Whilst the 80/20 rule described in principle 1 is very helpful, there is a lot more to structuring your running week than that. However, before getting into those details, you need to take a moment to think longer term. For that I need to introduce two training concepts: “periodisation” and “base building”
Structuring your running for the longer term: Periodisation and base building
Periodisation is a process of dividing up an annual training plan into shorter phases of training. This in turn allows you to focus on a specific (or a few) attributes during each period – typically lasting 8-12 weeks for shorter running distances and up to 16-20 weeks for a marathon. The concepts and details of periodisation are beyond the scope of this article. However, the first phase in every training plan is the same – BASE BUILDING.
Building your base is another way of saying building up the amount of distance you can run in a week/month. If you are new to running, this might mean gradually progressing from 10km per week to 30km per week. For a more advanced runner the base building phase might come after completing a goal race and having a couple of weeks off. This is the perfect time to decide on your new goals and then train accordingly.
Base building is often mistakenly thought to be synonymous with only doing slow runs. In fact, it is important to use this phase of training to work on a mixture of different skills. Greg McMillan (exercise physiologist and running coach) in his excellent article describes 5 primary goals of base training.
- Build aerobic efficiency,
- Improve musculoskeletal durability,
- Improve your ability to burn fat and spare your carbohydrate (glycogen) stores
- Improve the endurance of your fast twitch muscle fibres and
- Create a tireless state mentally.
Structuring your running: Your running week
OK, so now onto the structure of the running week itself. It is obviously impossible to write out every variation of plan for every runner from beginner to advanced. Instead, I have 5 simple rules you can follow to structure your week.
- Plan your running week to fit with your life. Any plan that you can stick to is better than the most ambitious plan that you have to scrap after a month because you can’t fit everything in.
- Never do two hard running days in a row: This is defined either in terms of pace or your longest run. Please note, one faster paced run a week is sufficient for most runners. Examples of faster paced runs include interval training, threshold runs, hill sprints, fartleks. (See point 3 regarding longer runs).
- Include a long run in your week but keep it to between 20% and 30% of your overall distance (It will usually be on the higher side for people doing fewer miles / km in a week).
- Make time for strength training: Ideally you should be doing body weight strength exercises after every run. If you have access to a gym then you will greatly benefit from working out with heavy weights 2x per week (more details below). If you are running 5 or 6 times per week, these gym sessions should be on moderate or even on hard days (for the very advanced runner), so that you preserve your recovery and rest day – remember keep your easy days easy and your hard days hard. It is preferable to run first and do the weight sessions later in the day (if possible 6hrs apart – to give your tendons and ligaments time to recover).
- Recovery is as important as training: The most important aspect of recovery is getting good quality sleep. Sleep, more than pretty much anything else you can do, disproportionately effects every performance metric that you might want to measure. Easy running is often known as “active recovery” because it is a low intensity exercise but keeps your joints and muscles moving. In addition to these factors, a good diet and massage can also help you performing at your best.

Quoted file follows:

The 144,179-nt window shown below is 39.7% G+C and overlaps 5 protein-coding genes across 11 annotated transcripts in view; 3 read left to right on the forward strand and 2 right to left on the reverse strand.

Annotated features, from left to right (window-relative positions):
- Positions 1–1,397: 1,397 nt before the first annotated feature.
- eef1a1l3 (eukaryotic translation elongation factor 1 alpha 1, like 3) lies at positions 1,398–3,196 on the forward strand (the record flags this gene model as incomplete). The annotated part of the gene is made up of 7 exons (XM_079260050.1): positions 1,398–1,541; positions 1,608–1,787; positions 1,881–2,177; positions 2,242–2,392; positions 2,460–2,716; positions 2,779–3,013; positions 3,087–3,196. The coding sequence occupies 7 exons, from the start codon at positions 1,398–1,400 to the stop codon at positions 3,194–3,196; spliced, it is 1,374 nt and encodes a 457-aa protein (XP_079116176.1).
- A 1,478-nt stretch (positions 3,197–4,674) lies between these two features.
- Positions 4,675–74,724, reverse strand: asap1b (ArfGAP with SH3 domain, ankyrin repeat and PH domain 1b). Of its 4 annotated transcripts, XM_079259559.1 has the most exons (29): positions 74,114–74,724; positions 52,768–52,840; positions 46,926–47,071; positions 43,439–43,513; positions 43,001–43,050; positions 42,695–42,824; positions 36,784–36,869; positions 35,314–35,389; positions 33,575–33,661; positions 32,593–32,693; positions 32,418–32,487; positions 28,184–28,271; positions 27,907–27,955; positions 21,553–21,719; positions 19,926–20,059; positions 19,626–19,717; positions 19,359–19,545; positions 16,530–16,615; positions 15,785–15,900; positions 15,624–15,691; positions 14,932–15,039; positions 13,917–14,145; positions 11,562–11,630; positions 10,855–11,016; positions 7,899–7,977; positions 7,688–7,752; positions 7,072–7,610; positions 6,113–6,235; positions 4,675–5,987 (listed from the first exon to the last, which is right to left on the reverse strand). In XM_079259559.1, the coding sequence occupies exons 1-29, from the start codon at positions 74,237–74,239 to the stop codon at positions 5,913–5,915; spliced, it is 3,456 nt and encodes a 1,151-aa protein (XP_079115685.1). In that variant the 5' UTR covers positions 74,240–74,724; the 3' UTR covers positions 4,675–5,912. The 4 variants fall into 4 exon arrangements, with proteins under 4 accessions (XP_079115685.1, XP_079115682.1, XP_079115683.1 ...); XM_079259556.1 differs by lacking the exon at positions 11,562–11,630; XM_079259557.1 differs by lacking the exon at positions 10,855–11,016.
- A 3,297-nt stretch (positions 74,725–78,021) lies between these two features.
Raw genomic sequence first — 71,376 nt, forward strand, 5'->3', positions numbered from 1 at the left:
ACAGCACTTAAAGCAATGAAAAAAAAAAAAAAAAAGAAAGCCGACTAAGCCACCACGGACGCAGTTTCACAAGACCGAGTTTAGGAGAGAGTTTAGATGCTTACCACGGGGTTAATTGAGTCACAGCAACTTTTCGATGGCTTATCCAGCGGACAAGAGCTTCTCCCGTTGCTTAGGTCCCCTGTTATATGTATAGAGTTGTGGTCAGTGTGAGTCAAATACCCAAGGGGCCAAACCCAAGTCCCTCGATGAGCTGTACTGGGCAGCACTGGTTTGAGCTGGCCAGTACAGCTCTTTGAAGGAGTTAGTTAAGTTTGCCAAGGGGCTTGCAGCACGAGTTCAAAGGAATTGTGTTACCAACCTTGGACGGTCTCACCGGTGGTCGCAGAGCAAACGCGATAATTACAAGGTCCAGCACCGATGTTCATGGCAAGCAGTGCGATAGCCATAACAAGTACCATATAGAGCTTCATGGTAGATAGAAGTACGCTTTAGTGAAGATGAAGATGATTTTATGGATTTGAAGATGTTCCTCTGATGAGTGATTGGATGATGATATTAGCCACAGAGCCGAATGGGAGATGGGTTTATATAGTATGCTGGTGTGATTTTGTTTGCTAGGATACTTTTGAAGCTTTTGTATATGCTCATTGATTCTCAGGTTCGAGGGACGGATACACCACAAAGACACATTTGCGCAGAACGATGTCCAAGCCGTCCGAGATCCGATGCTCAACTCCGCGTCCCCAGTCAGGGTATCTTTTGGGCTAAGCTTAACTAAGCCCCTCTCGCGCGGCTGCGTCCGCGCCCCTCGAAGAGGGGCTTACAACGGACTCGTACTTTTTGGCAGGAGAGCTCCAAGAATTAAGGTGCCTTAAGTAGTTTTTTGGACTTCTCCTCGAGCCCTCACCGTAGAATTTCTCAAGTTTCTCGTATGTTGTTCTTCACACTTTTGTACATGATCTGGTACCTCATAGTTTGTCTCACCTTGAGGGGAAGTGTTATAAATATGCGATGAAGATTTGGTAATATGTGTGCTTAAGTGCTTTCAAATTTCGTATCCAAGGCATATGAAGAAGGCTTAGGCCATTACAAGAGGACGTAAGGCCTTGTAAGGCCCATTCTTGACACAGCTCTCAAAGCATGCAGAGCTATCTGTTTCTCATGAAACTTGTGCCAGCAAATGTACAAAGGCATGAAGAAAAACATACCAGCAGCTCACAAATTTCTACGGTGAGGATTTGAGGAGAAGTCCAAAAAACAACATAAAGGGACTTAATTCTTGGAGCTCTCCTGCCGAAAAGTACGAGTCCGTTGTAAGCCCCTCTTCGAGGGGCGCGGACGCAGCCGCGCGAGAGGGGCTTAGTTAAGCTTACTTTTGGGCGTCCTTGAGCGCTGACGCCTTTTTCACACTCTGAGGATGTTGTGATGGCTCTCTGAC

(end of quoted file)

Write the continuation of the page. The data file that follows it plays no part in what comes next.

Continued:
Structuring your running: objective tracking and monitoring of your training
If you are just getting into running you may not see much point in tracking your runs. However, the data that you can collect from even the most basic of running watches can help you;
- objectively measure your progress,
- find areas of your training that need working on and
- help you tweak your weekly plans accordingly.
On the flip side, you don’t want to become too obsessed by the data and looking at metrics which are either not accurate or relevant. The most helpful and simple data you can collect with a GPS enabled running watch is
- Heart rate (chest straps are more accurate, but watches are improving all the time)
- Run distance
- Run duration
There are lots of apps that you can use to track this information over time. Strava is probably the most popular platform for regular runners and cyclists. The social element is also quite a good way to help keep you motivated, although you can set the privacy settings so that only you see your data. There are lots of other apps including Garmin Connect and Apple Fitness which will all do a similar job.
Structuring your running: subjective tracking and monitoring of your training
It is also very helpful to track how much effort you felt the run took to complete “perceived effort” (eg easy run 3/10, hard run 8/10). There are lots of factors which can effect perceived effort and heart rate. These include stress, quality of sleep, what stage of a training cycle you are at, altitude and mental state.
Most apps will allow you to put in subjective data such as perceived effort. If you start to notice that easy paced runs are feeling hard and your heart rate is higher than you would expect, it might be a sign of over training. You should also note if you experienced any pain during your runs. Again, this will help you spot any patterns during the year which you might otherwise have forgotten.